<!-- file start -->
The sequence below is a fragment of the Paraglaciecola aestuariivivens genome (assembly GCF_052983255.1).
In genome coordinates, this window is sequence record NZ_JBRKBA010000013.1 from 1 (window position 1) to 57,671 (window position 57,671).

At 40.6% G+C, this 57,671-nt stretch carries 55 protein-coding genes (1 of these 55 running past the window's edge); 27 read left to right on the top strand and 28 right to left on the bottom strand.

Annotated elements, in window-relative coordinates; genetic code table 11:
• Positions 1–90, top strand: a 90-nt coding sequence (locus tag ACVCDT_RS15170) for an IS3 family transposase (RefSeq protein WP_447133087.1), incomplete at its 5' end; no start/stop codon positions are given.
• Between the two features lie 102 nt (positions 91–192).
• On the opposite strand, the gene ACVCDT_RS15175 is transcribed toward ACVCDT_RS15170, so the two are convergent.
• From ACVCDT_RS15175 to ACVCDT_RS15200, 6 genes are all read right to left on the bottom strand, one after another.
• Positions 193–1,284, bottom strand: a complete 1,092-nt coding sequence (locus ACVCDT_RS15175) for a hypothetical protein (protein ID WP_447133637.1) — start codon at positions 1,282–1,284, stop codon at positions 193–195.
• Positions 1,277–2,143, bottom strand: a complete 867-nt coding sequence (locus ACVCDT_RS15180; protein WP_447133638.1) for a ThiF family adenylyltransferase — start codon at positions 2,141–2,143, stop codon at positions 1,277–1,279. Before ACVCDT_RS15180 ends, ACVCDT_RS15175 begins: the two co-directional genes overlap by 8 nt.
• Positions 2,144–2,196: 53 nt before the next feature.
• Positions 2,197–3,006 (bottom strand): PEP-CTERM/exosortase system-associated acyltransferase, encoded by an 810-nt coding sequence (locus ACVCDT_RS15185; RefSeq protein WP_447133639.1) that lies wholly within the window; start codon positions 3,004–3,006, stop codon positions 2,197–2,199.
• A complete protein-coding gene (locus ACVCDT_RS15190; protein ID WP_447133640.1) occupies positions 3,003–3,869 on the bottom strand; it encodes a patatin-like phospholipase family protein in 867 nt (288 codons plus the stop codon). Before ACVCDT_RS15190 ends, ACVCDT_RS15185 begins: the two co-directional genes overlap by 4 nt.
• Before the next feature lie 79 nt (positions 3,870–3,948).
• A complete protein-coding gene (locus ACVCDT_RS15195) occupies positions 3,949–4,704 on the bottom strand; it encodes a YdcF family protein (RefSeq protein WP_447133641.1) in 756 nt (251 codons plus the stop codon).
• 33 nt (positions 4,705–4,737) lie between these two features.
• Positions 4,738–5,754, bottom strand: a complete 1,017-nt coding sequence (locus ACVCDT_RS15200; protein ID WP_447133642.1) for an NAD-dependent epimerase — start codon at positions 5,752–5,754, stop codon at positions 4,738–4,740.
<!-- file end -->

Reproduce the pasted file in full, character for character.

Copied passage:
The sequence below is a fragment of the Paraglaciecola aestuariivivens genome (assembly GCF_052983255.1).
In genome coordinates, this window is sequence record NZ_JBRKBA010000013.1 from 1 (window position 1) to 57,671 (window position 57,671).

At 40.6% G+C, this 57,671-nt stretch carries 55 protein-coding genes (1 of these 55 running past the window's edge); 27 read left to right on the top strand and 28 right to left on the bottom strand.

Annotated elements, in window-relative coordinates; genetic code table 11:
• Positions 1–90, top strand: a 90-nt coding sequence (locus tag ACVCDT_RS15170) for an IS3 family transposase (RefSeq protein WP_447133087.1), incomplete at its 5' end; no start/stop codon positions are given.
• Between the two features lie 102 nt (positions 91–192).
• On the opposite strand, the gene ACVCDT_RS15175 is transcribed toward ACVCDT_RS15170, so the two are convergent.
• From ACVCDT_RS15175 to ACVCDT_RS15200, 6 genes are all read right to left on the bottom strand, one after another.
• Positions 193–1,284, bottom strand: a complete 1,092-nt coding sequence (locus ACVCDT_RS15175) for a hypothetical protein (protein ID WP_447133637.1) — start codon at positions 1,282–1,284, stop codon at positions 193–195.
• Positions 1,277–2,143, bottom strand: a complete 867-nt coding sequence (locus ACVCDT_RS15180; protein WP_447133638.1) for a ThiF family adenylyltransferase — start codon at positions 2,141–2,143, stop codon at positions 1,277–1,279. Before ACVCDT_RS15180 ends, ACVCDT_RS15175 begins: the two co-directional genes overlap by 8 nt.
• Positions 2,144–2,196: 53 nt before the next feature.
• Positions 2,197–3,006 (bottom strand): PEP-CTERM/exosortase system-associated acyltransferase, encoded by an 810-nt coding sequence (locus ACVCDT_RS15185; RefSeq protein WP_447133639.1) that lies wholly within the window; start codon positions 3,004–3,006, stop codon positions 2,197–2,199.
• A complete protein-coding gene (locus ACVCDT_RS15190; protein ID WP_447133640.1) occupies positions 3,003–3,869 on the bottom strand; it encodes a patatin-like phospholipase family protein in 867 nt (288 codons plus the stop codon). Before ACVCDT_RS15190 ends, ACVCDT_RS15185 begins: the two co-directional genes overlap by 4 nt.
• Before the next feature lie 79 nt (positions 3,870–3,948).
• A complete protein-coding gene (locus ACVCDT_RS15195) occupies positions 3,949–4,704 on the bottom strand; it encodes a YdcF family protein (RefSeq protein WP_447133641.1) in 756 nt (251 codons plus the stop codon).
• 33 nt (positions 4,705–4,737) lie between these two features.
• Positions 4,738–5,754, bottom strand: a complete 1,017-nt coding sequence (locus ACVCDT_RS15200; protein ID WP_447133642.1) for an NAD-dependent epimerase — start codon at positions 5,752–5,754, stop codon at positions 4,738–4,740.